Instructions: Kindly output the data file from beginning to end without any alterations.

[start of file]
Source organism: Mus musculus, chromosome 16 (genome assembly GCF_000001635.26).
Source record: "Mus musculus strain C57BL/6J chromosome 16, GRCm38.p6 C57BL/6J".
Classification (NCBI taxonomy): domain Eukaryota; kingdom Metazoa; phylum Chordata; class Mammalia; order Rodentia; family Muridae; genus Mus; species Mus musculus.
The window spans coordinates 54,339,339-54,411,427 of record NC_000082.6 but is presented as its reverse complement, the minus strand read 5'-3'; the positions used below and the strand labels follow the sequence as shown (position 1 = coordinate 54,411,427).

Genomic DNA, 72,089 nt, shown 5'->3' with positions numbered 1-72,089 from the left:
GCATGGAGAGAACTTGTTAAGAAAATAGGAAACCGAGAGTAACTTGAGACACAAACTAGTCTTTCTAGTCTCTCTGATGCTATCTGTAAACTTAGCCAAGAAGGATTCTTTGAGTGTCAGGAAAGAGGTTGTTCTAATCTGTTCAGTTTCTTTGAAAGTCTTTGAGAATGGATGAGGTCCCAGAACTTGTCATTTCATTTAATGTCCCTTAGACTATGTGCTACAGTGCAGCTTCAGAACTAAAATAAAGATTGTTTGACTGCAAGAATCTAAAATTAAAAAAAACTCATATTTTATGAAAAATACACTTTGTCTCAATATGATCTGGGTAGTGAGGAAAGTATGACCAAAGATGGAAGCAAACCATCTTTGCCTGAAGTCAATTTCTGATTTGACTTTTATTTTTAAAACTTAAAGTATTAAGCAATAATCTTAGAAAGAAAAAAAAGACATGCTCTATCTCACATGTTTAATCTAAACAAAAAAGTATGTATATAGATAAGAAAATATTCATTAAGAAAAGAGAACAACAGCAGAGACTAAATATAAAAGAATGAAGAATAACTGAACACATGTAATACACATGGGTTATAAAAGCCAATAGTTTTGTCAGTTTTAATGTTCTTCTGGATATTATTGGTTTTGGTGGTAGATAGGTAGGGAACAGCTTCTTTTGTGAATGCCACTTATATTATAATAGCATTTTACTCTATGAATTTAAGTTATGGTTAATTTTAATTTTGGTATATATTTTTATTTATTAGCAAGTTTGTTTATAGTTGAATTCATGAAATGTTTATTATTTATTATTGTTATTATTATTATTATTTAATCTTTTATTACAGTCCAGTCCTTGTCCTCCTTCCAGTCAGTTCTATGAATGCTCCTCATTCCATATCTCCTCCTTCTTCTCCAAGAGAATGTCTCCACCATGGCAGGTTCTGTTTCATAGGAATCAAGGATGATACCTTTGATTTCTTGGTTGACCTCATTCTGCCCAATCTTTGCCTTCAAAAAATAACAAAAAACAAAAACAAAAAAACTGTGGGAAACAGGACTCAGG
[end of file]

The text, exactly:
Source organism: Mus musculus, chromosome 16 (genome assembly GCF_000001635.26).
Source record: "Mus musculus strain C57BL/6J chromosome 16, GRCm38.p6 C57BL/6J".
Classification (NCBI taxonomy): domain Eukaryota; kingdom Metazoa; phylum Chordata; class Mammalia; order Rodentia; family Muridae; genus Mus; species Mus musculus.
The window spans coordinates 54,339,339-54,411,427 of record NC_000082.6 but is presented as its reverse complement, the minus strand read 5'-3'; the positions used below and the strand labels follow the sequence as shown (position 1 = coordinate 54,411,427).

Genomic DNA, 72,089 nt, shown 5'->3' with positions numbered 1-72,089 from the left:
GCATGGAGAGAACTTGTTAAGAAAATAGGAAACCGAGAGTAACTTGAGACACAAACTAGTCTTTCTAGTCTCTCTGATGCTATCTGTAAACTTAGCCAAGAAGGATTCTTTGAGTGTCAGGAAAGAGGTTGTTCTAATCTGTTCAGTTTCTTTGAAAGTCTTTGAGAATGGATGAGGTCCCAGAACTTGTCATTTCATTTAATGTCCCTTAGACTATGTGCTACAGTGCAGCTTCAGAACTAAAATAAAGATTGTTTGACTGCAAGAATCTAAAATTAAAAAAAACTCATATTTTATGAAAAATACACTTTGTCTCAATATGATCTGGGTAGTGAGGAAAGTATGACCAAAGATGGAAGCAAACCATCTTTGCCTGAAGTCAATTTCTGATTTGACTTTTATTTTTAAAACTTAAAGTATTAAGCAATAATCTTAGAAAGAAAAAAAAGACATGCTCTATCTCACATGTTTAATCTAAACAAAAAAGTATGTATATAGATAAGAAAATATTCATTAAGAAAAGAGAACAACAGCAGAGACTAAATATAAAAGAATGAAGAATAACTGAACACATGTAATACACATGGGTTATAAAAGCCAATAGTTTTGTCAGTTTTAATGTTCTTCTGGATATTATTGGTTTTGGTGGTAGATAGGTAGGGAACAGCTTCTTTTGTGAATGCCACTTATATTATAATAGCATTTTACTCTATGAATTTAAGTTATGGTTAATTTTAATTTTGGTATATATTTTTATTTATTAGCAAGTTTGTTTATAGTTGAATTCATGAAATGTTTATTATTTATTATTGTTATTATTATTATTATTTAATCTTTTATTACAGTCCAGTCCTTGTCCTCCTTCCAGTCAGTTCTATGAATGCTCCTCATTCCATATCTCCTCCTTCTTCTCCAAGAGAATGTCTCCACCATGGCAGGTTCTGTTTCATAGGAATCAAGGATGATACCTTTGATTTCTTGGTTGACCTCATTCTGCCCAATCTTTGCCTTCAAAAAATAACAAAAAACAAAAACAAAAAAACTGTGGGAAACAGGACTCAGG